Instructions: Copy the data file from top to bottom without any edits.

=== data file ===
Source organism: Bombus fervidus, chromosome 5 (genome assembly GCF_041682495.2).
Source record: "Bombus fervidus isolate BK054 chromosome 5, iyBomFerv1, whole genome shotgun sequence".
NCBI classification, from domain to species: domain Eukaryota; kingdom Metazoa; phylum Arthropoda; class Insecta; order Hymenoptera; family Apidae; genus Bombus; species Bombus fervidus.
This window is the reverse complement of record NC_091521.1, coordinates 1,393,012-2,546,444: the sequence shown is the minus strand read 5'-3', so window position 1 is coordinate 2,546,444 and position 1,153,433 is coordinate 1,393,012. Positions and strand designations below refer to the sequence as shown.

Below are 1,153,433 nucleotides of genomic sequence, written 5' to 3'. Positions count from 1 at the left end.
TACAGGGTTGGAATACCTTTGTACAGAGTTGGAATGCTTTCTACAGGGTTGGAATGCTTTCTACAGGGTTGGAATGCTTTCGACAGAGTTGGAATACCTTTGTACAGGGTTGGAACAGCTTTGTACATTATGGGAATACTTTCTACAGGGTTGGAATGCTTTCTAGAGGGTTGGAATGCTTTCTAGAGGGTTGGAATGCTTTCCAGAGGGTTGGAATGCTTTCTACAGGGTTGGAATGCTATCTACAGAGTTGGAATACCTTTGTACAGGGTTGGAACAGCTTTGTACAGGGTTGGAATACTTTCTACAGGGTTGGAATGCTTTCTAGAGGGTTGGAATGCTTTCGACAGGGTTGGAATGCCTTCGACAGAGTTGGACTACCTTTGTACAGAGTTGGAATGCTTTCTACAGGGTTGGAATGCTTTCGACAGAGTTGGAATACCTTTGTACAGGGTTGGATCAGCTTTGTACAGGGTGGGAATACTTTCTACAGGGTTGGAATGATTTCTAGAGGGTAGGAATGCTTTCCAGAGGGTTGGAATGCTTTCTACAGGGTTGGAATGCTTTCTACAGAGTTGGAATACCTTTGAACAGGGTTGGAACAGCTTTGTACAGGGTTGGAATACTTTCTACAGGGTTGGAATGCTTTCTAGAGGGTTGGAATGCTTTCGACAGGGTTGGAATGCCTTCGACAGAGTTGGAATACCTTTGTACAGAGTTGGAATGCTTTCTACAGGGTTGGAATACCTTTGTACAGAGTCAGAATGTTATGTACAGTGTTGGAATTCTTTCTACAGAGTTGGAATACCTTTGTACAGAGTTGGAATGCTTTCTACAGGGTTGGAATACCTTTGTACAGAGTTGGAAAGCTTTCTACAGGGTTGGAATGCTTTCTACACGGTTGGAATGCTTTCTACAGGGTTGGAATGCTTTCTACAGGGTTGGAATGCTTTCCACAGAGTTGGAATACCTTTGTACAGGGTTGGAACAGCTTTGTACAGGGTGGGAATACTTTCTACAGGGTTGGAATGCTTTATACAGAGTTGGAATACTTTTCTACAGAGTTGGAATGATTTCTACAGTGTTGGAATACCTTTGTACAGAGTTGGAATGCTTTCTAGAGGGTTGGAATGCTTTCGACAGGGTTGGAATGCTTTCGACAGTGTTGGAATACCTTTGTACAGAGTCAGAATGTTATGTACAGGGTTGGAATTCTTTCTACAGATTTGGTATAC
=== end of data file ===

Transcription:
Source organism: Bombus fervidus, chromosome 5 (genome assembly GCF_041682495.2).
Source record: "Bombus fervidus isolate BK054 chromosome 5, iyBomFerv1, whole genome shotgun sequence".
NCBI classification, from domain to species: domain Eukaryota; kingdom Metazoa; phylum Arthropoda; class Insecta; order Hymenoptera; family Apidae; genus Bombus; species Bombus fervidus.
This window is the reverse complement of record NC_091521.1, coordinates 1,393,012-2,546,444: the sequence shown is the minus strand read 5'-3', so window position 1 is coordinate 2,546,444 and position 1,153,433 is coordinate 1,393,012. Positions and strand designations below refer to the sequence as shown.

Below are 1,153,433 nucleotides of genomic sequence, written 5' to 3'. Positions count from 1 at the left end.
TACAGGGTTGGAATACCTTTGTACAGAGTTGGAATGCTTTCTACAGGGTTGGAATGCTTTCTACAGGGTTGGAATGCTTTCGACAGAGTTGGAATACCTTTGTACAGGGTTGGAACAGCTTTGTACATTATGGGAATACTTTCTACAGGGTTGGAATGCTTTCTAGAGGGTTGGAATGCTTTCTAGAGGGTTGGAATGCTTTCCAGAGGGTTGGAATGCTTTCTACAGGGTTGGAATGCTATCTACAGAGTTGGAATACCTTTGTACAGGGTTGGAACAGCTTTGTACAGGGTTGGAATACTTTCTACAGGGTTGGAATGCTTTCTAGAGGGTTGGAATGCTTTCGACAGGGTTGGAATGCCTTCGACAGAGTTGGACTACCTTTGTACAGAGTTGGAATGCTTTCTACAGGGTTGGAATGCTTTCGACAGAGTTGGAATACCTTTGTACAGGGTTGGATCAGCTTTGTACAGGGTGGGAATACTTTCTACAGGGTTGGAATGATTTCTAGAGGGTAGGAATGCTTTCCAGAGGGTTGGAATGCTTTCTACAGGGTTGGAATGCTTTCTACAGAGTTGGAATACCTTTGAACAGGGTTGGAACAGCTTTGTACAGGGTTGGAATACTTTCTACAGGGTTGGAATGCTTTCTAGAGGGTTGGAATGCTTTCGACAGGGTTGGAATGCCTTCGACAGAGTTGGAATACCTTTGTACAGAGTTGGAATGCTTTCTACAGGGTTGGAATACCTTTGTACAGAGTCAGAATGTTATGTACAGTGTTGGAATTCTTTCTACAGAGTTGGAATACCTTTGTACAGAGTTGGAATGCTTTCTACAGGGTTGGAATACCTTTGTACAGAGTTGGAAAGCTTTCTACAGGGTTGGAATGCTTTCTACACGGTTGGAATGCTTTCTACAGGGTTGGAATGCTTTCTACAGGGTTGGAATGCTTTCCACAGAGTTGGAATACCTTTGTACAGGGTTGGAACAGCTTTGTACAGGGTGGGAATACTTTCTACAGGGTTGGAATGCTTTATACAGAGTTGGAATACTTTTCTACAGAGTTGGAATGATTTCTACAGTGTTGGAATACCTTTGTACAGAGTTGGAATGCTTTCTAGAGGGTTGGAATGCTTTCGACAGGGTTGGAATGCTTTCGACAGTGTTGGAATACCTTTGTACAGAGTCAGAATGTTATGTACAGGGTTGGAATTCTTTCTACAGATTTGGTATAC